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Huron Highlands Park

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​​​​​​ ​​​​Park Address: 400 Skydale Dr, Ann Arbor MI 48105​​​

Access         Amenities         History


Hours and Rules

Open 6 a.m.-midnight with quiet hours beginning at 10 p.m. Refer to Chapter 39 of the City of Ann Arbor Code of Ordinances for park regulations and rules. Smoking is prohibited, and dogs must be on leash.​


Huron Highlands Park is a 1.67-acre neighborhood park off of Skydale Road, just west of Pontiac Trail on the city's north side. View the Ann Arbor Parks and Nature Areas Map for location context. The park features a play area, volleyball area, picnic tables and open fields. An asphalt path connects through the grassy park from Larkspur Street to Skydale, the two entrances to the park.

In addition to the built amenities, this park has a lot of interesting plants featured. Both sign gardens have a variety of native and non-native ornamental plants, and the northern sign garden boasts a variety of berry-producing species including gooseberry, raspberry, and Nanking cherry shrubs. Trios of peach, apricot, and pear trees can be found to the west of the playground with clouds of blooms in spring and laden with fruit in late summer. To the south of the playground is Himalayan dogwood and a small grouping of apple trees nestled in a small native plant garden, and the entire park is lined with a variety of native and non-native trees.

​Access and Parking

There is street parking along the park's edges on Skydale Drive and Larkspur Street.

The park is accessible by foot and bicycle by using the surrounding neighborhood streets.​ Nearby Pontiac Trail has sidewalks and bike lanes. There are no bike racks at the park.

The park is a short walk (5-10 minutes) from ​Onder Park Nature Area, Cloverdale Park, Leslie Park​ and Black Pond Woods Nature Area​.

Public Transportation: There is a bus ​stop​​​ on Pontiac Trail, less than a 5 minute walk from the park. ​​Visit The Ride for schedule and route details or check out the parks ride guide. ​​​

​​​​Using a phone? - Click for a GPS Tracker and Wayfinding Map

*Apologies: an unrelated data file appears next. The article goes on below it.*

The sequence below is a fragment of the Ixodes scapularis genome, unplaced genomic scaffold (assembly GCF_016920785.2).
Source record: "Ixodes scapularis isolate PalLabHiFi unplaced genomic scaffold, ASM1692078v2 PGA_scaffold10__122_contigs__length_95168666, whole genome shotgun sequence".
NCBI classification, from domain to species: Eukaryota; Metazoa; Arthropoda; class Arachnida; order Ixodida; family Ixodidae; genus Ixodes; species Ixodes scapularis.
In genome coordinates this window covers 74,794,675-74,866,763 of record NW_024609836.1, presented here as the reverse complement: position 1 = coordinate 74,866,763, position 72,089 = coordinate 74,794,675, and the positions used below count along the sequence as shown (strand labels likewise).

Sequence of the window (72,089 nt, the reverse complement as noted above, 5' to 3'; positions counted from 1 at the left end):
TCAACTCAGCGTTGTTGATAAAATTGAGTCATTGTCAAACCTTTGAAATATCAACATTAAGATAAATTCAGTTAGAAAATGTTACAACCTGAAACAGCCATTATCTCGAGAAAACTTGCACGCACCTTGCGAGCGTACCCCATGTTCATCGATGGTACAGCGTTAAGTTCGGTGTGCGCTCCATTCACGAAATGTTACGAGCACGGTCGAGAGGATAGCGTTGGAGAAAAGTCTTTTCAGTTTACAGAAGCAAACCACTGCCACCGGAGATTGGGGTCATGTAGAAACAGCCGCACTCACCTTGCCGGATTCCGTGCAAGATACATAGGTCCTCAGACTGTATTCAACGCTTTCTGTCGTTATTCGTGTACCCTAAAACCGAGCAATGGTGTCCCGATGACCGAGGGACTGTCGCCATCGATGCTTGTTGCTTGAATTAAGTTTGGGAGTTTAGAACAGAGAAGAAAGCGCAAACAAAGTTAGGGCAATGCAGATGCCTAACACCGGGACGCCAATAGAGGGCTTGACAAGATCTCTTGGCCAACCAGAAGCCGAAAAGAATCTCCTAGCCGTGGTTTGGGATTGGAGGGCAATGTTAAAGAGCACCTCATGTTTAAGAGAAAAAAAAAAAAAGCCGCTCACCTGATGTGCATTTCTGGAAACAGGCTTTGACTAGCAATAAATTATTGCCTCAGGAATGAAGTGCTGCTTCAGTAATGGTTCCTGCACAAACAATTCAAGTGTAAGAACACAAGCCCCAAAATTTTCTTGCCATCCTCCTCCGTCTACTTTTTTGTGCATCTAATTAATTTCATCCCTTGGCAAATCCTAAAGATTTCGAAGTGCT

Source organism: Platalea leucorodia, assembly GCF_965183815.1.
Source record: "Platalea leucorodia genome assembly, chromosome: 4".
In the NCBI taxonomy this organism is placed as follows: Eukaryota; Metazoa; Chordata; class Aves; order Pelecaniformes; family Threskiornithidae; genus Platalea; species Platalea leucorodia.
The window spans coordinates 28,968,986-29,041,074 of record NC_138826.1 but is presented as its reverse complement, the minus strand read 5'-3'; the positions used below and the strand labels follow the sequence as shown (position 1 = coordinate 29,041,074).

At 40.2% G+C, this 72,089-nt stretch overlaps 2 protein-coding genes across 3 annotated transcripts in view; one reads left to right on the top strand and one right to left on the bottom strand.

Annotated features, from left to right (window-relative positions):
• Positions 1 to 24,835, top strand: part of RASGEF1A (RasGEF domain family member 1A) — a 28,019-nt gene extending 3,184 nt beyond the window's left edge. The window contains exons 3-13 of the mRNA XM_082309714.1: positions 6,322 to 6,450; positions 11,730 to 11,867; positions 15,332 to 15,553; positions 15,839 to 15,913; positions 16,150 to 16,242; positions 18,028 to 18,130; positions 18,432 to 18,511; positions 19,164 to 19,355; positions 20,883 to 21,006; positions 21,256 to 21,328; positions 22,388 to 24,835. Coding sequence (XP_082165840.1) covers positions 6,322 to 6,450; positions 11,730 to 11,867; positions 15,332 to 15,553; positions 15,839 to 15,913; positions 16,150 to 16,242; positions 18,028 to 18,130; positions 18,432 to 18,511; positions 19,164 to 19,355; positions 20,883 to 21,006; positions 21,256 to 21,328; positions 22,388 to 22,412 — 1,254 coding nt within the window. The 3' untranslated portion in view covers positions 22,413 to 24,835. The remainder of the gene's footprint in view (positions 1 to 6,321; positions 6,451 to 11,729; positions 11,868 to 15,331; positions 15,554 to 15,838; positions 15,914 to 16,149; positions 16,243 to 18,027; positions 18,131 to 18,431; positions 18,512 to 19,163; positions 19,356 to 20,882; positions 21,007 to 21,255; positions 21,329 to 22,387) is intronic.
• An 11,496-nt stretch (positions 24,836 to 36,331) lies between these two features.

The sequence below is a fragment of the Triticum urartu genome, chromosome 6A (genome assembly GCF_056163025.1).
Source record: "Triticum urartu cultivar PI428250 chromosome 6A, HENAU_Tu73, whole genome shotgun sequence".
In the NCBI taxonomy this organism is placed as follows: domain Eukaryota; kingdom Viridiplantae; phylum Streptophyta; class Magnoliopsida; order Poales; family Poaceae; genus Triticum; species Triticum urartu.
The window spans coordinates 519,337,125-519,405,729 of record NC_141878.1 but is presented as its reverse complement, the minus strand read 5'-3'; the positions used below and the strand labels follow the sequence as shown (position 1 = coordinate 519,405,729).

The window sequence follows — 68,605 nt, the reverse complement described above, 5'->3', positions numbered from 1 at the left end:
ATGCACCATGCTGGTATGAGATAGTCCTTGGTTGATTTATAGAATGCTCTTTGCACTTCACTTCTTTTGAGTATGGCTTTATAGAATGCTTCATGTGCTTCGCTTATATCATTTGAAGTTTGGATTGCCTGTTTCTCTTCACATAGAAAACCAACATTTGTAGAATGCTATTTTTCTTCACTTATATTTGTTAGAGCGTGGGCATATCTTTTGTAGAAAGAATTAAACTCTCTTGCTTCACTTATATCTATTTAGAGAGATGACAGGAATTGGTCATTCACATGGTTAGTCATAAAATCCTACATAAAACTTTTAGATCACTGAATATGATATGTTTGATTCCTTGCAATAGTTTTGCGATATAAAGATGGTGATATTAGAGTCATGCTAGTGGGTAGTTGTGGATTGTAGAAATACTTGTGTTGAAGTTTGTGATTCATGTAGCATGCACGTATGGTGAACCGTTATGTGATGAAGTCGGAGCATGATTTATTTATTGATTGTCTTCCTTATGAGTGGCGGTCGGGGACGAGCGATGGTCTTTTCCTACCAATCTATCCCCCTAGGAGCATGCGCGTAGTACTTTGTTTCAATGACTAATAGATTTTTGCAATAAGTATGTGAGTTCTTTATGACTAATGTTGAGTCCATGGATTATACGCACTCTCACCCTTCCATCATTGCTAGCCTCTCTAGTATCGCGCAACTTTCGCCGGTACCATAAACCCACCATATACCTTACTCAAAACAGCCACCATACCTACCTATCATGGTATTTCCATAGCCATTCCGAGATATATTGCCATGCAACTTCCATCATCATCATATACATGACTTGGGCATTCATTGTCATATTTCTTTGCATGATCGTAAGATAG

picture picture


  • Playground with structure and swings
  • Volleyball net
  • ​Benches and picnic tables
  • Grill
  • Paved path through park
  • Landfill receptacles


There are many opportunities for volunteering and getting engaged with the Ann Arbor Parks and Recreation Services Unit. GIVE 365 and the seasonal Adopt-a-Park Program offer volunteer opportunities ranging from a 90-minute commitment to a more long term ongoing role. If you are feeling the call to volunteer or give some time, reach out or explore the websites above to see what’s upcoming or how to get involved. 

Report a Problem - A2 Fix It 

To report any maintenance issues or other problem during your park visit, please report through A2Fix It​. Keep in mind that parks are large spaces and A2 Fix It requests can be difficult to find without detailed information. When reporting an issue in a park please include location details. There is a details and description section near the end of the request process to help you provide this. In addition, users can utilize the pin (website) or X (mobile app) feature to provide specific location information inside the park. Finally, please consider including a wide angle photo or include background landmarks, which helps staff find and fix the problem. ​​​​​​

Gifts and Donations

Information on donating to the parks and the Guide to Giving can be found here. Alternatively if you have a special project or park improvement idea that you want to donate your time and energy toward, a great place to start is through Adopt-a-Park and the proposing a special park project​ guide. For information on donating a tree through Adopt-a-Park, the tree donation guide​​​​​​​ can help you get started.


Ann Arbor's city parks sit on the ancestral and traditional homelands of several indigenous Native peoples. Read a land acknowledg​ement​​ from the city and learn more about the early history of the land here​.​

Huron Highlands Park and Cloverdale Park​ were acquired by the city in 1960, when the development of the surrounding neighborhood was approved. The park began to be developed in 1974. Improvements were made to the paths and sidewalks in the park in 2009 to make sure that they are ADA compliant.

Updated September​ 2022. Email [email protected] for incorrect/outdated information.​​​​​​​​​​​